Charlene Lauderdale, a U.S. Air Force veteran, first sought
surgery through her UnitedHealthcare/AARP Medicare Complete
insurance plan in November 2014. The federally funded plan, operated
by a unit of UnitedHealth Group Inc, denied the request.
An administrative law judge with the U.S. Department of Health and
Human Services ruled last April that the plan must cover the
surgery, and the agency's Medicare Appeals Council upheld that
decision this month.
Lauderdale's lawyer, Ezra Young, said he received the council's
decision on Thursday.
"I am so relieved that I can now get the medical care that I have
needed for so long," Lauderdale, 55, said in a press release. "I
hope that my decision will help other transgender Americans who have
also been denied health care."
Until May 2014, Medicare excluded all sex reassignment surgery.
Since that ban was lifted, coverage decisions for surgery and other
transgender health services under Medicare have been made on a
According to Young, many transgender patients have been unable to
get coverage for sex reassignment surgery because insurers or
contractors hired by Medicare to make such determinations have
decided the procedure is cosmetic, or not medically necessary, among
Young said the decision in Lauderdale's case was the first time HHS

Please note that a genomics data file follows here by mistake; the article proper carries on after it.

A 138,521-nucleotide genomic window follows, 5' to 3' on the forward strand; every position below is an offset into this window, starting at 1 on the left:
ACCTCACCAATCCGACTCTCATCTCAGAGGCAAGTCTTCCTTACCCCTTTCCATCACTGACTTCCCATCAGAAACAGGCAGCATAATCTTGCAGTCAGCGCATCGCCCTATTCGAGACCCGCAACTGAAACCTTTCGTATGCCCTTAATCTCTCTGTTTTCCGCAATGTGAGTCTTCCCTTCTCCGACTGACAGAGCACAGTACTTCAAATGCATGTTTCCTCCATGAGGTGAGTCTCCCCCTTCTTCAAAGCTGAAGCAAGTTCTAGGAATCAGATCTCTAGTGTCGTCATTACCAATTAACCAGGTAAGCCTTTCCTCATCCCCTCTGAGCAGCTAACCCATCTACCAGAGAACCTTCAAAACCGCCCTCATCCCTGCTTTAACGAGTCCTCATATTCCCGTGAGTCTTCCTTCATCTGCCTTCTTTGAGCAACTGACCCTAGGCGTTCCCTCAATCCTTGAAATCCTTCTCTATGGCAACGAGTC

ordered a Medicare Advantage plan to cover sex reassignment surgery.
Though the decision is not legally binding on other cases, Young
said he believed it would set an important "guidepost."
reaching its decision, the appeals council cited standards of care
developed by the World Professional Association of Transgender
Health, which first released such standards in 1979.
[to top of second column]
It rejected UnitedHealthcare's argument that the surgery was not
right for Lauderdale because she had suffered psychiatric problems,
which led to four hospitalizations in 2014.
The council noted that untreated gender dysphoria, a feeling that a
person's body does not match his or her gender, can itself cause
If UnitedHealthcare wants to challenge the decision, it must bring a
lawsuit in federal court, according to Young.
A spokeswoman for UnitedHealthcare could not immediately be reached
HHS is currently considering a proposed regulation that would forbid
private insurers from discriminating against transgender patients,
(Reporting By Brendan Pierson in New York, Editing by Anthony Lin
and David Gregorio)
[© 2016 Thomson Reuters. All rights
Copyright 2016 Reuters. All rights reserved. This material may not be published,
broadcast, rewritten or redistributed.